Laid off? Taking a pay cut? Call your cable company, turn on the waterworks, and hint at having to downgrade from premium—they could trim $10 from your bill and throw in six months of free HBO. How else might you find cash between the couch cushions of your life? We asked the experts:
Haggle over everything. If you've paid your credit-card bill on time for the past six months, call and ask for a lower APR (this works about half the time, with an average savings in interest of 33 percent). If you carry a $9000 balance—the national average—and get your 20 percent APR reduced to 11 percent, you'll save $1000 this year. Also try it for mortgages, student loans, and car loans, says Jean Chatzky, author of The Difference: How Anyone Can Thrive in Even the Toughest Times.
Start a bidding war. Call and threaten to switch cable or phone carriers because of a competitor's better offer, says Farnoosh Torabi, author of You're So Money. (Do your research so you can be specific about their deal.) Your carrier may match, or at least lock in your rate, protecting it from an increase for a few more months.
Renew your rent. With tenancy rates dropping by at least 5 percent nationwide, owners are desperate to fill rentals—which means that when your lease is set to expire and you re-sign for another year, your landlord may be willing to lower the rent, upgrade you to a larger apartment at the same price, or offer free amenities, like parking or a membership to the building's gym. Even if your lease isn't up, there are such bargains to be had in most major cities that you may be able to break it, lose your deposit, and still come out ahead.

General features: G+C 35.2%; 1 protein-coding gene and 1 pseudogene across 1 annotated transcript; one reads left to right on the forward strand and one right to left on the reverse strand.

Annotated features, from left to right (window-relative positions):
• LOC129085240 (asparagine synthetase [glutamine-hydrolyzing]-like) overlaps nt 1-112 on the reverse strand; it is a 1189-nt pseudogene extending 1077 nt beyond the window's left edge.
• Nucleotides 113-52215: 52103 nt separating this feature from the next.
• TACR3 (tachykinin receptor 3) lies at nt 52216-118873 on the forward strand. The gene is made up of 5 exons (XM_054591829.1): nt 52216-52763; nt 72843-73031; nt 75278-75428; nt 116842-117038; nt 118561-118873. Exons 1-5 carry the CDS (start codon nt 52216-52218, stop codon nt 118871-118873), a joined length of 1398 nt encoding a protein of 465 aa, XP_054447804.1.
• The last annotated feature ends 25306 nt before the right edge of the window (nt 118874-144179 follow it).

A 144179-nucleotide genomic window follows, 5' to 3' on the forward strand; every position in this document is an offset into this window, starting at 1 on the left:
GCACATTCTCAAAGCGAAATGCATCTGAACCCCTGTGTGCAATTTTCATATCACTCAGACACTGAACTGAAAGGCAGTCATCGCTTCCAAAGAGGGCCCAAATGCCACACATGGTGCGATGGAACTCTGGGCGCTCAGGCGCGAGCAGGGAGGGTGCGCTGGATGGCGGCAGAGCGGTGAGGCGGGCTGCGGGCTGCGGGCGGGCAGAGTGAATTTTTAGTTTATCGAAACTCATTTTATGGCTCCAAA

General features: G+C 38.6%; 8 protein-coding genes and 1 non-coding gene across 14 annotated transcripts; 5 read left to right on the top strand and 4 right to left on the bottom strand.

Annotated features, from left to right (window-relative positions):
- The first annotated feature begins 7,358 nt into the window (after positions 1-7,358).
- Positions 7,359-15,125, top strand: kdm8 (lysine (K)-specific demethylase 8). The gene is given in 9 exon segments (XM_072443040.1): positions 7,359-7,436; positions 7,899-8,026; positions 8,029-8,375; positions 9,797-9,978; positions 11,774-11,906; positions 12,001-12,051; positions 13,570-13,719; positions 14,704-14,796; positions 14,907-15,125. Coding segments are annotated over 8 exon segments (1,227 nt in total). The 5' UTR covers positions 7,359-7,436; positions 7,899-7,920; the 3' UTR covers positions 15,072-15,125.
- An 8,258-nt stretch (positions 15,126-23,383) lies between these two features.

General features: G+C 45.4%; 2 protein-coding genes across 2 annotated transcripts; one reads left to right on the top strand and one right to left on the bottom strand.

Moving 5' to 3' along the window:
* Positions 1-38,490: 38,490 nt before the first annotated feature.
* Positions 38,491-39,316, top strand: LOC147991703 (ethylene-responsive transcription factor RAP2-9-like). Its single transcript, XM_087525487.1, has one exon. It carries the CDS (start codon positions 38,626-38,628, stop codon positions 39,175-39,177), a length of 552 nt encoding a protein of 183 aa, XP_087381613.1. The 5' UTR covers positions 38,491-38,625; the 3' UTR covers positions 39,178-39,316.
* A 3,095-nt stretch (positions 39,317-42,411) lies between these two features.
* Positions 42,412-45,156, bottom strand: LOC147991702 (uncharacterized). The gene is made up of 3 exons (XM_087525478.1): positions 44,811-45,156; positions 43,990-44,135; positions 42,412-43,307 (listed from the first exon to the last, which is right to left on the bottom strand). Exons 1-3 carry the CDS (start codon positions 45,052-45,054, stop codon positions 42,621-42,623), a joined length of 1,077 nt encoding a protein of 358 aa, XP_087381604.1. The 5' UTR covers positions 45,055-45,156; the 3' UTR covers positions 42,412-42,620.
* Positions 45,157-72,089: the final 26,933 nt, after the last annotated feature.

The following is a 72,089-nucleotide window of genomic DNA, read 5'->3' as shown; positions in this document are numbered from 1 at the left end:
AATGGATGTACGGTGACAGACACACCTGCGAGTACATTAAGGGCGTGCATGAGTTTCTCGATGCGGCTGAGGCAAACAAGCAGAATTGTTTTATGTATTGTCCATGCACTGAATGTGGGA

Get your match. Yes, your 401(k) and other investments have tanked, making contributing feel futile. But that's why Chatzky says it's all the more important to grab every matching dollar available to you—even if it's reduced—before your company kills the program altogether, as most may eventually do. Buying more stocks now may seem risky, but when the market rebounds, you'll have got in for cheap.
Kiss up to your financial adviser. She's having a rough time. A sympathetic phone call will buy so much goodwill that when the recession passes, she'll work her butt off for you—even if you account for the teeniest fraction of her company's business.
BOTTOM LINE: Up to $3000 saved.